I use Spaces on my Mac all the time and really love the ability to organize my work apps. Is there an equivalent feature for ChromeOS on my new Chromebook?
The original Chrome OS definitely did not include virtual workspaces or anything like it. The original vision, after all, was to have an operating system within a Web browser. Virtual browsers within a browser? Not yet something anyone’s attempted since that’s what tabs are for, right? Somewhere around ChromeOS 75, however, Google did add a virtual workspace feature similar to “Spaces” on the Mac. They call it virtual desk and as they keep adding new features, it’s clearly popular!
My first observation, then, is that you need to be up-to-date with your Chrome OS for this to work. If you’re running Chrome OS 91 or more recent, you should be good, but you might want to quickly check How To Update Chrome OS On Your Chromebook if you aren’t sure how to force an update to the latest and greatest. Why? To ensure you have the features automatically enabled for Virtual Desk on your Chromebook.
With that in mind, let’s check out how to use it!
HOW TO CREATE A NEW VIRTUAL DESK IN CHROME OS
Before we proceed, let’s define a few unique Chrome OS keys on your keyboard. Here’s my Lenovo Chromebook keyboard as a reference:
The two keys I’ve highlighted are Search (on the left), and Show Windows, along the top. Both are important for getting to Virtual Desk. In fact, a press of the Show Windows key along the top. Your window will shrink a little bit and a new Virtual Desk bar will appear along the top:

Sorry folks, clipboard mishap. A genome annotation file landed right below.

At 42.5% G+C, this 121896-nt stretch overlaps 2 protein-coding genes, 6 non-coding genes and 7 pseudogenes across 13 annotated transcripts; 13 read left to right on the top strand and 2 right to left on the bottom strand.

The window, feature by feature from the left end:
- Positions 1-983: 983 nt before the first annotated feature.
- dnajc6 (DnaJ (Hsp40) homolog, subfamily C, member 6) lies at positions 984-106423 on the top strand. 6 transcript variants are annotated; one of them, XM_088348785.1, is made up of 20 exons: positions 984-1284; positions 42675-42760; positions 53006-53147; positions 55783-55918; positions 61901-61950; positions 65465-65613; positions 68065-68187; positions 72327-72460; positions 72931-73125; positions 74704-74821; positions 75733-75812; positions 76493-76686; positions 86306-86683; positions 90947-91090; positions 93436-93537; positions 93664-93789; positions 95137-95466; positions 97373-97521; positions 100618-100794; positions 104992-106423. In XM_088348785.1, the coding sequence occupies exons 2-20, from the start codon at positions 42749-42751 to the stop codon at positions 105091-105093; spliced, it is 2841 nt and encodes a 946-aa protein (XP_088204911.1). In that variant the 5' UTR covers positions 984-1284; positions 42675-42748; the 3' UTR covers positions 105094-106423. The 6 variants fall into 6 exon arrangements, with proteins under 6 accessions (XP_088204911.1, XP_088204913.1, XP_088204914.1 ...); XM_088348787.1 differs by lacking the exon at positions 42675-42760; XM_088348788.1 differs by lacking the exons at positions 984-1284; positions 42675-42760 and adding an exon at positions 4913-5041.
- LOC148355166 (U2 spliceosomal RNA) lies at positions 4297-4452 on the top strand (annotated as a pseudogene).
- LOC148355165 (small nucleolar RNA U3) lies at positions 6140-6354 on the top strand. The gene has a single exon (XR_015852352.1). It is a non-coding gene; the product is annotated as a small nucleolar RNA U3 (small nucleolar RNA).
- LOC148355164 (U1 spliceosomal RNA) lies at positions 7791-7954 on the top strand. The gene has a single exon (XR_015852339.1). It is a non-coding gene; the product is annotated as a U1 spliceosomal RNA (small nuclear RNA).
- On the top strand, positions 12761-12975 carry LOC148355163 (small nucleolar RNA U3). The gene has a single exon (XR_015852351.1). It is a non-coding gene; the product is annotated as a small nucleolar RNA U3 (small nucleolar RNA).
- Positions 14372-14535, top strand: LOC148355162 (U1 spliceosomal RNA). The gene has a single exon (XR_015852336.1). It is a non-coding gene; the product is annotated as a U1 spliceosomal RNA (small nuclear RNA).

In the above you can see it’s a slim bar with “Desk 1” and a “+” symbol. Move the cursor into that bar and it expands!
Press or click on the “+” (now shown as “New desk“) and a new space opens up with the cursor poised, ready to let you name it:
You can create a bunch of spaces – errrr, virtual desks — and switch between them by simply clicking on the Virtual Desk you want to use.
Launch a program or window within a specific Virtual Desk and it’ll stick, showing up when you’re in that space, and hiding when you’re not. I like to set mine up by functionality, so “Desk 1” is my main desk, but then “YouTube” is running the YouTube app and “Netflix” is running, well, Netflix:
Pretty cool, right?
WORKING WITH VIRTUAL DESKS IN CHROMEOS
Here’s another cool thing you can do: Move apps between Virtual Desks! Press the Show Windows key, then simply drag the shrunken window into the desired Virtual Desk space on the top bar. Really. It’s that easy.
But what you’ll really love are the keyboard shortcuts. Here’s a summary:
What I really like is the fact that if you four-finger-swipe your trackpad, it’ll move between Virtual Desks. This turns out to be great because you can very quickly zip back and forth without ever using the Show Windows key. You’ll be 5x faster instantly.
EXPERIMENTAL VIRTUAL DESK SETTINGS
Google’s not done with its implementation of Virtual Desk in Chrome OS either, as you can see if you go to chrome://flags and search for “virtual desks”. In Chrome OS 91.x here’s what I see:
I enabled both, though I haven’t noticed too many changes in the behavior of my Virtual Desks.
To enable an experimental feature, click on the “Default” and a window of options appears:
Choose “Enabled”, then make sure to restart your Chromebook. There’ll probably be a handy “Restart” button on the lower right to remind you that you have to save to have them work.
And that’s it. Now you know how to create and work with Virtual Desk desktop virtual spaces on your Chromebook, along with some handy keyboard and gesture shortcuts and even how to move windows between Virtual Desks. Have at it!
Pro Tip: I’ve been writing about operating systems for many years, including Chrome OS. You can find a lot more useful tutorials in my Chrome OS Help area here on the site too. Why not check it out while you’re visiting?